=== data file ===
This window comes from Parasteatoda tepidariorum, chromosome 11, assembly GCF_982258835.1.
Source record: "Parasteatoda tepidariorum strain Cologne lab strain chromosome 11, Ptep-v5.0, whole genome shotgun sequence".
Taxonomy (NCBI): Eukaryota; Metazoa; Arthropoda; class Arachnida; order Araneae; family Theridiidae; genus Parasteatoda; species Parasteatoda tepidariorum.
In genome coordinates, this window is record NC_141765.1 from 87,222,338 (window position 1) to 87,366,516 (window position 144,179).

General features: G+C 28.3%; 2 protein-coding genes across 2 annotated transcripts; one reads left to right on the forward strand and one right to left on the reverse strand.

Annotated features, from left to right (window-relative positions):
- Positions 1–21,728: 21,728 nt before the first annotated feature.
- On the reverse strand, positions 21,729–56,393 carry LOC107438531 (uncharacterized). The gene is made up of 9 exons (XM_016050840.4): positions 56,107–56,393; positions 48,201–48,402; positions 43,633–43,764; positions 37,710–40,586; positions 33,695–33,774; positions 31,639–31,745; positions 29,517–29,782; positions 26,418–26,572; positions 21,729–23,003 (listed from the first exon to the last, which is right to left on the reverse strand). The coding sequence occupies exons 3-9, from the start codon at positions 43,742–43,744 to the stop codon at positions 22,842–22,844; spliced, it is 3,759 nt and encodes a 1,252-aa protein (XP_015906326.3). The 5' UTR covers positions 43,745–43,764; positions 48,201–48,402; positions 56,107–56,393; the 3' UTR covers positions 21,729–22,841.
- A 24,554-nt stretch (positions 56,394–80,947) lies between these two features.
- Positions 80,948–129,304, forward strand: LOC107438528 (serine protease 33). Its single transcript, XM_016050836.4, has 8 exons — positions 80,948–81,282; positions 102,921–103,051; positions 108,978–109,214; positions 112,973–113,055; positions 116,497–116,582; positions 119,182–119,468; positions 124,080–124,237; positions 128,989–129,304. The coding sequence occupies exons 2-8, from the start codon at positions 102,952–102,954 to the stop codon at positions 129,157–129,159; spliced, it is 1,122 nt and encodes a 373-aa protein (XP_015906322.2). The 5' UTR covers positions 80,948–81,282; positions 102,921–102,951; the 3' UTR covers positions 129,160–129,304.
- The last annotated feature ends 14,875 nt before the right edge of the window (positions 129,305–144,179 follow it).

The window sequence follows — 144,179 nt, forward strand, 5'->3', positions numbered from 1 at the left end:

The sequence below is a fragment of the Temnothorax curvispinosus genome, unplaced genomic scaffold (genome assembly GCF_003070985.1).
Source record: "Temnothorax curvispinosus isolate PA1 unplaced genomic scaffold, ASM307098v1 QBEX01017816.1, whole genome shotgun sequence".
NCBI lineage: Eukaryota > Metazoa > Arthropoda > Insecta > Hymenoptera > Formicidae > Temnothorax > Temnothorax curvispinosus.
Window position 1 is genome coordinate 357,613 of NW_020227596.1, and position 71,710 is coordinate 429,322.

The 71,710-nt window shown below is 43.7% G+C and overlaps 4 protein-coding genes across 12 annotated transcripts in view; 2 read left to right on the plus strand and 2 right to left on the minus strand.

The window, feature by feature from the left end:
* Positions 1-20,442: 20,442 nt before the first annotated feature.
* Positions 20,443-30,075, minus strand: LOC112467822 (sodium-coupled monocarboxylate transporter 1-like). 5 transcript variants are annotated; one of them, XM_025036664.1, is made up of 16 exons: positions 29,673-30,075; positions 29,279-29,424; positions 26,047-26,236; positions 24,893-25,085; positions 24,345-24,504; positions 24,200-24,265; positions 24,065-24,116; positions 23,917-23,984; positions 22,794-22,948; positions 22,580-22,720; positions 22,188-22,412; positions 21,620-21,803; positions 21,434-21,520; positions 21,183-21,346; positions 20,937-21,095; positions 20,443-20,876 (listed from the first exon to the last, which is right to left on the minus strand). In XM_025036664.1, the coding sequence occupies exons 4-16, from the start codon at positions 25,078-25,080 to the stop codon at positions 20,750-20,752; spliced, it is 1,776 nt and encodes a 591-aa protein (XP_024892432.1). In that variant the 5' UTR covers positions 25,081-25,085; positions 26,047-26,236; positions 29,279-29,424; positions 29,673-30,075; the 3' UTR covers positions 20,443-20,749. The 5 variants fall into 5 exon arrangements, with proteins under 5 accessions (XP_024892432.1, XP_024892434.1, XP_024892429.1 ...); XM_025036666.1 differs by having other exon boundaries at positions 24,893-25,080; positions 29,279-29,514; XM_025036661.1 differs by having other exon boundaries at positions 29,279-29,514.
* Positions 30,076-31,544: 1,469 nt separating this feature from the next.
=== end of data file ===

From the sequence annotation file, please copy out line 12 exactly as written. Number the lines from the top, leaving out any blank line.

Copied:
The window sequence follows — 144,179 nt, forward strand, 5'->3', positions numbered from 1 at the left end: